Foynes is a major port in County Limerick, Ireland. Its now-closed airbase was a precursor to Shannon International Airport and up until 1945 was the main European stop for commercial seaplanes traveling from America. Because various politicians and Hollywood celebrities were passing through this coastal Irish village, the local municipality thought it would be a good idea to have a restaurant in the airport. This restaurant would serve two purposes: cater to the VIPs, and present a positive image of Ireland and its citizens.

Joe Sheridan
Joe Sheridan

Joe Sheridan, a young Irish chef, was tasked to head the restaurant but his new position was hardly auspicious. To the uninitiated, the West Coast of Ireland is prone to extreme fits of weather and is often stormy and cold. Passengers arriving to Foynes were often tired, freezing and generally in a foul mood. One evening in 1942, a plane took off from Foynes bound for Nefoundland, but had to turn back due to a severe storm. The passengers on board were appropriately weary upon returning to the airbase, and Joe wanted to prepare something special for them to warm them up. Almost on a whim he came up with the idea of mixing dark coffee, Irish whiskey and brown sugar with a dollop of heavy cream floating on top. The travelers were immediately hooked, and when one American asked, "Is this Brazilian coffee?" Joe responded with: "That's Irish Coffee."

The Buena Vista
The Buena Vista

The seemingly simple yet perfectly innovative drink became something of a staple at the airport, being ordered by foreign travelers and locals alike. The airbase at Foynes closed in 1945 in order to make room for the international airport in nearby Shannon, just across the waterway. Joe packed up and took his services -- as well as his unique coffee drink -- to the new airport. But while Irish coffee was making a local splash, it wasn't in any danger of becoming an international sensation – that is, until Stanton Delaplane got wind of it.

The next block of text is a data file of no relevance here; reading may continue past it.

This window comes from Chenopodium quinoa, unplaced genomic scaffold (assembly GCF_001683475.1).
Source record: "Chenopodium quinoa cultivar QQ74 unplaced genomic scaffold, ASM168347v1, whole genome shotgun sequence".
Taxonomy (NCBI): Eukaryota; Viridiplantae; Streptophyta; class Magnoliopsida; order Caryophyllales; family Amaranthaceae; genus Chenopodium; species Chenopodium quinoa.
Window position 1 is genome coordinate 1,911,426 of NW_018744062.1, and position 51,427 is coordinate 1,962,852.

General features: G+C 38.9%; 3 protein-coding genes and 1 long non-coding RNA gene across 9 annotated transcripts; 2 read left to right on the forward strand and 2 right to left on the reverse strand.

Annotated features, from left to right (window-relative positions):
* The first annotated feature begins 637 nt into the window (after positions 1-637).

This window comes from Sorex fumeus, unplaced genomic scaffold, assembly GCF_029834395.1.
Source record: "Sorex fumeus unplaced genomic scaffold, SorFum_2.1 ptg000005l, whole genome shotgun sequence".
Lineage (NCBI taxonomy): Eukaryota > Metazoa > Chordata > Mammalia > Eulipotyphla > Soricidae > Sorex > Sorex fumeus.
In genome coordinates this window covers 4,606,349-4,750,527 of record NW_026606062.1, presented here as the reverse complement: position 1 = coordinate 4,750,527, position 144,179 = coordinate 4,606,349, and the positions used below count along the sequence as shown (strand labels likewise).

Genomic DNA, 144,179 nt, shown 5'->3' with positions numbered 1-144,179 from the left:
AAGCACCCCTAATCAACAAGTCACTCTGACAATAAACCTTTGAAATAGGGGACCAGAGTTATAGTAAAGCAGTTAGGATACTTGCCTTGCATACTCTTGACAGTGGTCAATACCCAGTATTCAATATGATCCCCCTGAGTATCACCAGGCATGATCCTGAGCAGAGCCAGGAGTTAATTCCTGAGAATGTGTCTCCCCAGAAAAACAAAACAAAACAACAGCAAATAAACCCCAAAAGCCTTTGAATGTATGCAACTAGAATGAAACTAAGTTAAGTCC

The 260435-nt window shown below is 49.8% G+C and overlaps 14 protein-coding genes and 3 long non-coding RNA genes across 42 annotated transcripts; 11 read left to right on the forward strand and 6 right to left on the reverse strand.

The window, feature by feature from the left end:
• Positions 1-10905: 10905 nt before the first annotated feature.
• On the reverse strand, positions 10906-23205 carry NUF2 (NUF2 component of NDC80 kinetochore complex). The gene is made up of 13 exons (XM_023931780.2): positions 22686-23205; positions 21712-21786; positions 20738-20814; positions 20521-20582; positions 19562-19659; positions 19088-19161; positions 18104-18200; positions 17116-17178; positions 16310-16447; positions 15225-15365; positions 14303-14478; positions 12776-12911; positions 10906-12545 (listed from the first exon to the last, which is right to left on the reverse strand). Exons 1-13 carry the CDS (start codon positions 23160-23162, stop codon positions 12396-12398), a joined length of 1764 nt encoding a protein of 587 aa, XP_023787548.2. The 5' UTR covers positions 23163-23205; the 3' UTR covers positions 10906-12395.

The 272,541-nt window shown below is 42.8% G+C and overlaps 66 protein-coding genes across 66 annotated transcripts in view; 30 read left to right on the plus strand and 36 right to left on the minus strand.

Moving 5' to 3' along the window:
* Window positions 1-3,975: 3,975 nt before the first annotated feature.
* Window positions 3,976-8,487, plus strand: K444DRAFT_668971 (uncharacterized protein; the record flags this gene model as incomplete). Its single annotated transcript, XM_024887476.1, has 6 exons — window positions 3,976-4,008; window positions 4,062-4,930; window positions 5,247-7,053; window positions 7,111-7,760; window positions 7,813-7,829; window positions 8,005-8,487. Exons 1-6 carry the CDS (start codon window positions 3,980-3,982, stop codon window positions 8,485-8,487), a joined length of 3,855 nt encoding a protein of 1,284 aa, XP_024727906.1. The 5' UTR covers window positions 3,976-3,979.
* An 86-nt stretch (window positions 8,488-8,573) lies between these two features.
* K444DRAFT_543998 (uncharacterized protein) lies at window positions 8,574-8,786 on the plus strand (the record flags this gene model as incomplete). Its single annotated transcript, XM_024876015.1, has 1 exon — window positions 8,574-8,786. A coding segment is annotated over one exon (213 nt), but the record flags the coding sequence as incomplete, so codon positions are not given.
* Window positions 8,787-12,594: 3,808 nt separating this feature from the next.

Irish Coffee at the Buena Vista
Irish Coffee at the Buena Vista

Stanton Delaplane was a popular American travel writer who developed a passion for Irish coffee after sampling a few in Shannon. The cocktail made such an impact on Delaplane that he took the recipe all the way back to San Francisco, to the Buena Vista Hotel. Delaplane and a bartender at the hotel named Jack Koeppler tried to perfect this imported recipe to no avail. Their problem was they simply couldn't get the cream to float on the top of the cocktail. Undeterred, Koeppler took matters into his own hands and traveled to Shannon in order to clearly decipher the recipe. He found out that in order to get the cream to adequately float on top of the liquid required two things: that the cream be aged for 48 hours and that it be frothed to just the right consistency.

With the proper methodology now mastered, Koeppler was ready to serve perfect Irish coffees to Americans. With Delaplane hyping Irish coffees every chance he could in his widely read travel column, it wasn't long before the drink took off stateside. And as a testament to just how seriously the Buena Vista took its Irish Coffee, they brought Joe Sheridan all the way from Ireland to work at the hotel.